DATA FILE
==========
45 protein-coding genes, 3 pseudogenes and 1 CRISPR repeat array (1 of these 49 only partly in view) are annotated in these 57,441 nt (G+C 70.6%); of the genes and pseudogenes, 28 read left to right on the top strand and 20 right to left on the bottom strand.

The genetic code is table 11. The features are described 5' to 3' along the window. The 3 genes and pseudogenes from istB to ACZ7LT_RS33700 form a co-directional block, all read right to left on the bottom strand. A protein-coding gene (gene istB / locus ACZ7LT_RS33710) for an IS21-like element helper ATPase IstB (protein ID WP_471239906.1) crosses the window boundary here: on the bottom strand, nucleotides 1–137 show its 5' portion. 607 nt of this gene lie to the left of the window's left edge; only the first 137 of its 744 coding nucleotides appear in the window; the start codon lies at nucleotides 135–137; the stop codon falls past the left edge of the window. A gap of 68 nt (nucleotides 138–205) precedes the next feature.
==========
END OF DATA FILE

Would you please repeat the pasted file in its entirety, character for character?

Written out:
45 protein-coding genes, 3 pseudogenes and 1 CRISPR repeat array (1 of these 49 only partly in view) are annotated in these 57,441 nt (G+C 70.6%); of the genes and pseudogenes, 28 read left to right on the top strand and 20 right to left on the bottom strand.

The genetic code is table 11. The features are described 5' to 3' along the window. The 3 genes and pseudogenes from istB to ACZ7LT_RS33700 form a co-directional block, all read right to left on the bottom strand. A protein-coding gene (gene istB / locus ACZ7LT_RS33710) for an IS21-like element helper ATPase IstB (protein ID WP_471239906.1) crosses the window boundary here: on the bottom strand, nucleotides 1–137 show its 5' portion. 607 nt of this gene lie to the left of the window's left edge; only the first 137 of its 744 coding nucleotides appear in the window; the start codon lies at nucleotides 135–137; the stop codon falls past the left edge of the window. A gap of 68 nt (nucleotides 138–205) precedes the next feature.